Every spring, for just a few days each year, the magnificent landscaped gardens of Hinton Admiral House, in Western Hampshire and on the edge of the New Forest, are opened to the public. Last Sunday, we walked in the afternoon through bluebell woods, beside lakes and into formal walled gardens.
In a leaflet given to each visitor, the house and estate is described:
"Hinton Admiral was built in 1720 and increased to its present size in 1790 after being badly damaged by fire in 1775. The gardens have been developing gradually, with contributions from designer Harold Peto around 1900. The present Sir George and Lady Meyrick have greatly restored the house and, more recently, the gardens."
We began our walk near the front of the house, where acres of bluebells were in flower. After a dry, sunny week, the flowers out in the open meadow were fading, but under the beech trees, newer blooms showed a fresh deep blue . The scent of bluebells filled the air.
This is the view along the beech avenue that can be seen from the front of Hinton Admiral House.
The house from the front. Formal lawns are bordered by a gravel drive wide enough for a carriage to have driven to the front door.
To the left of the main house, azaleas shone yellow and orange in the afternoon light.
Cream wisteria climbing over red brick walls .
Peonies in the walled Millenium Garden.
Herbs in the kitchen garden.
A fruit cage large enough to protect two cherry trees, as well as bush fruit, from the birds.
White Abutilon in the kitchen garden.
Lilies and other tender plants are grown and propagated in the Victorian glasshouses, which are heated by modern solar panels.
Looking from the arboretum, across wide meadows where a herd of fine Holstein Freisian cattle graze.
The young heifers rest at a respectful distance from the bull.
In the Arboretum, many interesting specimen trees have been collected over the centuries.
A young copper beech in new leaf.
New trees and shrubs are regularly added to the collection. This delicate wisteria is being trained into a tree habit.
A view through the trees towards the back of the house.
Golden carp sunbathing in the green lake.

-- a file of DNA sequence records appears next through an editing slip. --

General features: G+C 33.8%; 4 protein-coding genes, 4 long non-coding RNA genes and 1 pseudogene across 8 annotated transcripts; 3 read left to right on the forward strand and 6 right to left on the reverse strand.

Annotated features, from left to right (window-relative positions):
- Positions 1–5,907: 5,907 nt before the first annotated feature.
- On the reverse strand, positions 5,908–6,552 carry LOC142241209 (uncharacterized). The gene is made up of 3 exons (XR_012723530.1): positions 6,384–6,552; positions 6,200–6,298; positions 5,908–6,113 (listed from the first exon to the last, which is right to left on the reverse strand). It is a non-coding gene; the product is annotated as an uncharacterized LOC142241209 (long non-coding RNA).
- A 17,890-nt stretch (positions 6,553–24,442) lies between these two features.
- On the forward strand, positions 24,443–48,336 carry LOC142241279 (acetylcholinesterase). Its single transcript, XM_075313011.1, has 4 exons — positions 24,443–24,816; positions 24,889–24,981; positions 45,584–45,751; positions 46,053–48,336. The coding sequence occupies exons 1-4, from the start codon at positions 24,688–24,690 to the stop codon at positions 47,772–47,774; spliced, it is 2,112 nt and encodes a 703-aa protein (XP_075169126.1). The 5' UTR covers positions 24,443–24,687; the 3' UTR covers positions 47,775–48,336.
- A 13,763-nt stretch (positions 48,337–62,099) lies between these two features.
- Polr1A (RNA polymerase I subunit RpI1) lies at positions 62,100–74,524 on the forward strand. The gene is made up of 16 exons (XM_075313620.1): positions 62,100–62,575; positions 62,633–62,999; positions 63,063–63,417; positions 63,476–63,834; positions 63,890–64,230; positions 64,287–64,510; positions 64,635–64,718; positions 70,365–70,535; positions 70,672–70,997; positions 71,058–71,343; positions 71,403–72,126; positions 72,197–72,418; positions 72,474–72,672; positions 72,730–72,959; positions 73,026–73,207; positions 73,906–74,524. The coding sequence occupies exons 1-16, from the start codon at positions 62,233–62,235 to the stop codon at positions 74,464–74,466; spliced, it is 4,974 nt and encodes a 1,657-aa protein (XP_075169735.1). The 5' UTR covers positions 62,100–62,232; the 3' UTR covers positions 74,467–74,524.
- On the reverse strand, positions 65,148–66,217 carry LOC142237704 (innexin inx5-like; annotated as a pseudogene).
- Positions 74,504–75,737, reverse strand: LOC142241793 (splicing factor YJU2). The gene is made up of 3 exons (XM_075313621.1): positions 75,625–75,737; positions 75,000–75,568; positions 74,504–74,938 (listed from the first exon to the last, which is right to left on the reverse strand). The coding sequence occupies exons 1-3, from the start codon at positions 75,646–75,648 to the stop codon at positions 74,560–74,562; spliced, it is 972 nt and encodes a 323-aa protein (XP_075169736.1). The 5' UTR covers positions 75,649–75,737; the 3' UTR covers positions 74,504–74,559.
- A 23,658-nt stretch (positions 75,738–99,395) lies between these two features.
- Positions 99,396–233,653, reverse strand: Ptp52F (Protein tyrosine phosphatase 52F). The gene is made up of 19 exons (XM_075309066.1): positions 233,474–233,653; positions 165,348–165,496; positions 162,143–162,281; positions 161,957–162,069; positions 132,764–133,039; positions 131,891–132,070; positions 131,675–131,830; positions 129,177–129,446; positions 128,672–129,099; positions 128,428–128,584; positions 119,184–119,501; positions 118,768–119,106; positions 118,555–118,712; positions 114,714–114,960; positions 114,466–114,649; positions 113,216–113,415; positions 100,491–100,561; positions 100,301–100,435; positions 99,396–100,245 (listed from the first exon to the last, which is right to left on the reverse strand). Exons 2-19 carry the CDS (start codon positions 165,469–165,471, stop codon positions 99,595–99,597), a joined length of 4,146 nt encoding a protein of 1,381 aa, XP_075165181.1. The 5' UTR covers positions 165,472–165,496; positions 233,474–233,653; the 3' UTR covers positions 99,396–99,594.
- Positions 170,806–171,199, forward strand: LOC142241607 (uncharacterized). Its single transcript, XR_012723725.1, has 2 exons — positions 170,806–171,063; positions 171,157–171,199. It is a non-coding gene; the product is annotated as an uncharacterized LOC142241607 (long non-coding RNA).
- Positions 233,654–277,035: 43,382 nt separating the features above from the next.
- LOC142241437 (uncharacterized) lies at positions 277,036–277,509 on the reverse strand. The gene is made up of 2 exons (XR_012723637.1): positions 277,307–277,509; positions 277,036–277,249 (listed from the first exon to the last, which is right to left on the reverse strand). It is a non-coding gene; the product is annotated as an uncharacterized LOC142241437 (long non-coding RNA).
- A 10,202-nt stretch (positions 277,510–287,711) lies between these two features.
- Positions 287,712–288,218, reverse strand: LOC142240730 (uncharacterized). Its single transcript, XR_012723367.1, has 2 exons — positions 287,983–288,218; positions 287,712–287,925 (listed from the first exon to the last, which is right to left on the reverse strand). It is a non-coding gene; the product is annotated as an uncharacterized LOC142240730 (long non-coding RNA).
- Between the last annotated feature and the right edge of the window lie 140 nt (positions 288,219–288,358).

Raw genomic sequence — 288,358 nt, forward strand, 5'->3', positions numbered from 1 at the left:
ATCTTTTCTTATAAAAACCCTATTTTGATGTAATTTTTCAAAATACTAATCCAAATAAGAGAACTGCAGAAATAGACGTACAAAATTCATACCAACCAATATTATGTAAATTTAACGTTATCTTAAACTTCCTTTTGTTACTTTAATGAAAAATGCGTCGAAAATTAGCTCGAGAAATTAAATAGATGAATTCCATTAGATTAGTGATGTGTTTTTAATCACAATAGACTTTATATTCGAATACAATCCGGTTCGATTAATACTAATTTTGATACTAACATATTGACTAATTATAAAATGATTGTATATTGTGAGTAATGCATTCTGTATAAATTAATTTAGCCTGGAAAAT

Up into the branches of a Monkeypuzzle tree.
A cave in an oak tree.
Through the shaded bluebell wood and along a tree lined path to the estate church of St Michael and All Angels, which is also the parish church for the farms and houses in the Hinton area.
The red bricked church was built in Victorian times and has a distinctive peal of bells.
In the peaceful graveyard , landowners and rural workers rest together among shade and wild flowers.
An angel guards the grave of the previous Lord Meyrick and his wife.
Self heal and plantain bring bees to the grassy mound of an unmarked grave.
The pathway back to the garden.
We walked through azalea scented shade towards the edge of the still lake.
A stream drains away from the lake and is planted with streamside plants both native and exotic.
Rosemary in full flower.
Dicentra spectabilis and bluebells in a damp, mossy corner.
The Stumpery, where old tree stumps from the estate have been collected and arranged as a natural sculpture reminiscent of dinosaur bones.
The Handkerchief Tree, Davidia involucra, was in flower, with its white bracts around the flowers hanging in delicate contrast against the blue sky .
Approaching the side of the main house.
Along a shady pergola.
Views across garden and lake from the terrace at the rear of the house.
On our way home, we drove around the edge of the beech avenue and saw our last view of Hinton Admiral House across a haze of bluebells.
Living in the beautiful New Forest, I am married, a recently retired teacher and the mother of grown up boys who have flown the nest. I share my days with cats, dogs, ponies and the wildlife all around us. Starting this blog is a chance to explore woods, fields, lanes and heath with my camera. A chance to share the simple pleasures of my country life.